June 3, 2008
BLOOMINGTON, Ill. – Illinois Wesleyan University has created a digital repository for research and scholarly efforts of University students and faculty. Digital Commons@IWU (DC@IWU) is an online archive for documents created by administrative offices, departments and honors programs at Illinois Wesleyan.
A collaboration between The Ames Library staff, faculty members, library liaisons and students, this digital collection is at the forefront of liberal arts repositories, especially emphasizing the importance of showcasing student work. “The purpose of the repository is to promote faculty and student scholarship for long term access while creating a history of IWU scholarship over time,” said library technology administrator Suzanne Wilson. “We have placed more emphasis on student scholarship than most schools have.”
While promoting University scholarship, this digital initiative also aims to further long-term access so that the DC@IWU can be the central place for scholarly storage, research and exhibition.
Since its creation in January, the DC@IWU has become a landmark repository for liberal arts schools. “We were one of the first schools in Illinois to begin a repository,” said visiting archivist, special collections librarian and assistant professor Meg Miner. “Most repositories are part of large research schools, but for IWU, we have made our mark, especially highlighting student scholarship.”
DC@IWU commences Illinois Wesleyan’s part in a digital movement known as open access. Open access makes literature digital, online, free of charge and free of most copyright and licensing restrictions. The purpose is to provide literature and scholarly works to the world without an expectation of payment. “One of our main goals is to contribute to open access, not only on the academic level, but also on the tax-payer level as well,” said Miner.
DC@IWU is a central place for electronic content on campus, but it also allows for IWU work to be accessed by the public. “The host program used, Bepress, has a very good relationship with Google,” said Wilson. With the ability to appear on Google search results, IWU collections are more accessible to a wider audience. This allows IWU work to be more searchable, which in turn provides better research access and increases University publicity. Each search in the repository allows users to search within the IWU repository or across the network of repositories. It also searches entire PDF files to provide more accurate results.
Capitalizing on IWU’s availability, the DC@IWU’s relationship with Google can also be used as a recruitment tool. “When we have people from IWU recruiting students, wherever they are, they can access our scholarly output through DC@IWU as well as Google,” said Wilson.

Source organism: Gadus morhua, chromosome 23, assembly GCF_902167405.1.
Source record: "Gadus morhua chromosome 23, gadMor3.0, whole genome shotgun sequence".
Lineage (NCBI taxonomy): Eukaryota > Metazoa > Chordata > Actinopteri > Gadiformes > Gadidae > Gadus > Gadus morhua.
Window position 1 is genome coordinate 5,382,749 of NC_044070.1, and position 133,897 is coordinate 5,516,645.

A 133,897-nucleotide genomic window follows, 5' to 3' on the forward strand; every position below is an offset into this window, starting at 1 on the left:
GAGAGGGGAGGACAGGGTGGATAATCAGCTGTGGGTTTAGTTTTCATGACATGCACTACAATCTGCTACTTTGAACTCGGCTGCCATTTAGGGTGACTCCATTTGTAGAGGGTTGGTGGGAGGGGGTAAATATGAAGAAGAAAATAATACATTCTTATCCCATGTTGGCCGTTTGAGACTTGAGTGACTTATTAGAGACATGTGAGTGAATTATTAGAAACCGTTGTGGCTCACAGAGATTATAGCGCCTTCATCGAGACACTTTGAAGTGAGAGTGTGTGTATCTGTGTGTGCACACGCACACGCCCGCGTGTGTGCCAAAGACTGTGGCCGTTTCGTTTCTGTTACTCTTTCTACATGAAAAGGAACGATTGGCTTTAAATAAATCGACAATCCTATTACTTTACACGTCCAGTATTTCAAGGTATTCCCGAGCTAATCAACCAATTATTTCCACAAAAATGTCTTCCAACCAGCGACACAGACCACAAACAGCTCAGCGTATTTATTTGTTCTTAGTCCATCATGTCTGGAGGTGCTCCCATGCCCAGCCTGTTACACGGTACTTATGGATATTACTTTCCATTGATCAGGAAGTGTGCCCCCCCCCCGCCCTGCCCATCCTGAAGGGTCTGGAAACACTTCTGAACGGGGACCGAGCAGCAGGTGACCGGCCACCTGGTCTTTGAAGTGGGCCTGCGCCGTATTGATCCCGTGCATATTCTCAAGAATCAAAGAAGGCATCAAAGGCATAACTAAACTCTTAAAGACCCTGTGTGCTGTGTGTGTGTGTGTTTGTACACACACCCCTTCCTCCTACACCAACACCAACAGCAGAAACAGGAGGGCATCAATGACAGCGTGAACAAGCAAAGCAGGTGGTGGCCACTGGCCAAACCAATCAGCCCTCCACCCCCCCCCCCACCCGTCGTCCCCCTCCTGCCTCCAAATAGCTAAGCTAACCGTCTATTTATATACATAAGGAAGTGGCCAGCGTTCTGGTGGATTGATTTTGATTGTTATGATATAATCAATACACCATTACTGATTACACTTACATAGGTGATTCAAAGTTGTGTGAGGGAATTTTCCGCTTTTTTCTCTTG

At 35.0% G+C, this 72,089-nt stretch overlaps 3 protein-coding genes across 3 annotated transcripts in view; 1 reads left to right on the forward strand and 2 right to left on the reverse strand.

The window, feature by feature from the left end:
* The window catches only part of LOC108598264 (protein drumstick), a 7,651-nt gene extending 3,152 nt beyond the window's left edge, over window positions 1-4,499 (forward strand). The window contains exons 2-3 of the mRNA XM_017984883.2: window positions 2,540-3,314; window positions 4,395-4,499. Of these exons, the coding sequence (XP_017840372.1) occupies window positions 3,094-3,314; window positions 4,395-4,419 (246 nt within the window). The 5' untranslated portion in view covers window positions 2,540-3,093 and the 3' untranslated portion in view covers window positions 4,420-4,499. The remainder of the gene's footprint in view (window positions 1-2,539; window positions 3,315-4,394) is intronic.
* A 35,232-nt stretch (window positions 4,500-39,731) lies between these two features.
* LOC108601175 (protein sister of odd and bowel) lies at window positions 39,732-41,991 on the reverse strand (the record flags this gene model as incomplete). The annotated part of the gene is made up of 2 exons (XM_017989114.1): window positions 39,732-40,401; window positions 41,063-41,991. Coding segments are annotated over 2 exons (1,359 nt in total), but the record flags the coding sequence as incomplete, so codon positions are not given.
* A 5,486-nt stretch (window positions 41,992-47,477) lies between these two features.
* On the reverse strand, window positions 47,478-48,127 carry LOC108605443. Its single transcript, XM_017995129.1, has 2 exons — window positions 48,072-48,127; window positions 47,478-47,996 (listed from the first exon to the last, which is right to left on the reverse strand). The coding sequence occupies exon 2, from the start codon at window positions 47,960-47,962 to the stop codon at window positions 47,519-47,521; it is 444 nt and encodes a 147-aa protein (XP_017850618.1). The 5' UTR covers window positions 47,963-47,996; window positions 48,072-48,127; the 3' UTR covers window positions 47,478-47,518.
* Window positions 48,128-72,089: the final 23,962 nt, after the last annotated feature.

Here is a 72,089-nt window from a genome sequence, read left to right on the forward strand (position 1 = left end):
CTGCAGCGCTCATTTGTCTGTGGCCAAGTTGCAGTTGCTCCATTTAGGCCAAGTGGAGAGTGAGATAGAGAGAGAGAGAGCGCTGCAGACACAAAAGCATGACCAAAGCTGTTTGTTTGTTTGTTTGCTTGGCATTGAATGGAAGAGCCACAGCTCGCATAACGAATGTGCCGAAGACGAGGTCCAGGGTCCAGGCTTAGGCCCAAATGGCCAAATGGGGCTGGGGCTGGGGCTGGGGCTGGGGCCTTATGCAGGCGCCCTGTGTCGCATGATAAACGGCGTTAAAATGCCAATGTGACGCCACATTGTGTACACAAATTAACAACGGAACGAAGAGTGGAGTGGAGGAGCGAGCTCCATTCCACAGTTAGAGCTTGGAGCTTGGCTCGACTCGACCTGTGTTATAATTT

Because the content in the repository is public, DC@IWU also aims to educate students and faculty about their rights as creators so that authors can retain some if not all of their rights once their works are published. The library is working to address the tension felt by many libraries between providing access to resources the campus needs and paying for content created by IWU faculty. “The idea of not giving away all of your rights is tied into how IWU purchases journal and database subscriptions and also how information gets spread,” said University librarian and professor Karen Schmidt. With an open access repository, people around the world can access scholarly works without cost.
There is no limit to how much work can be stored in the repository, but the selection process is rigid to ensure value. “It really matters to students that the pieces that end up on here are high quality; they really want this to represent strong scholarship and work they are truly proud of,” said Schmidt. Student groups, faculty members and honors program have the option to add their work to the repository.
“It’s a powerful thing to build a network of scholars sharing information on research regardless of ability to afford subscriptions to journals and/or databases,” said digital and media initiatives librarian and assistant professor Stephanie Davis-Kahl.
For more information about DC@IWU, visit http://digitalcommons.iwu.edu.
Contact: Lauren Pietruszka, ’09 (309) 556-3181